Sinbad: The Fifth Voyage (2014) Review

Review: In an age where two cinematic extremes clash – somewhere between the world of comic book movies with quarter billion dollar budgets and the land of Sharknado – lies a mysterious middle ground in which resides the unorthodox, cartoony throwback of an effort such as Sinbad: The Fifth Voyage from Giant Flick Films.  The plot is as simple and straightforward as any Saturday morning cartoon or 8-bit video game: Princess Parisa (Danielle Duvale, David & Fatima) is captured by an evil sorcerer (veteran actor Said Faraj, True Romance, ER, Bones).  Sinbad (Persian actor/director/producer Shahin Sean Solimon, Djinn), the lover of the princess, the movie’s protagonist and the title’s namesake, sets off with his crew on an adventure to come to her rescue, encountering classic mythological monsters, a pair of genies, vampiric dancers and even Death along the way.  Sir Patrick Stewart provides narration throughout.  The result is best described as bare bones B-movie fare, a combination of cult classics, cartoons and chaos.

Those expecting something incredibly deep or revolutionary will not find it here.  What they will find, however, is a classic nostalgia trip with effects which, while updated for modern times, still feel like something more in tune with 1973’s The Golden Voyage of Sinbad.  CGI meets stop motion in the film’s many monsters, who do not particularly look realistic or menacing, nor do they make for terrific fight choreography with a human, although that was never particularly the case in a Sinbad film in the first place, and is the sort of thing that a young child might enjoy a great deal.  The basic premise is carried by Shahin Sean Solimon’s lead, the Sinbad character being among the only ones to show much in the way of character development and depth, the other being Said Faraj as the classic villain.  His screen presence dominates every scene in which he appears, acting as the perfect counterbalance to the helpless princess character and only matched by Solimon’s stoicism.  The remainder of the story and dialogue, however, is not quite as majestic.  Most of the supporting characters are one dimensional at best, with occasional spikes via Sadie Alexandru as Firoozeh.  Most of the others appear only to lend an extra body to a shot or to die at the hands of a monster.  Danielle Duvale is a gorgeous damsel in distress, but the love scenes tend to fall a little flat and she isn’t given a lot to work with otherwise.  There are also some glimpses of storytelling via cinematography that add to the mood in an otherwise pretty straightforward story.  Still, the overall product is what matters here, and it delivers in the spirit of the classics in a way that will undoubtedly appeal to two crowds: kids and audiences of specialty late night showings.  There’s definitely a soul here, and here’s hoping we get more of these kinds of efforts in the future.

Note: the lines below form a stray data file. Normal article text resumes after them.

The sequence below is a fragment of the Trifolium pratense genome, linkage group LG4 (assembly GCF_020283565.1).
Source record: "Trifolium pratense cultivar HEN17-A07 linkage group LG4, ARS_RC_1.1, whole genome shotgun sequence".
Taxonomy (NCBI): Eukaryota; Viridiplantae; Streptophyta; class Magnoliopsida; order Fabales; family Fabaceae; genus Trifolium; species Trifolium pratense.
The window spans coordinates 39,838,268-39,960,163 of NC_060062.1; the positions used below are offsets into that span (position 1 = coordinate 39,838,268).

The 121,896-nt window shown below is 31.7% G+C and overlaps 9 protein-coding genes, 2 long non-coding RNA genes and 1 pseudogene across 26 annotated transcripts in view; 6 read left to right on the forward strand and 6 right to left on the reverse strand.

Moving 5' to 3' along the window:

Written by Shahin Sean Solimon and Evelyn Gabal, produced and directed by Shahin Sean Solimon.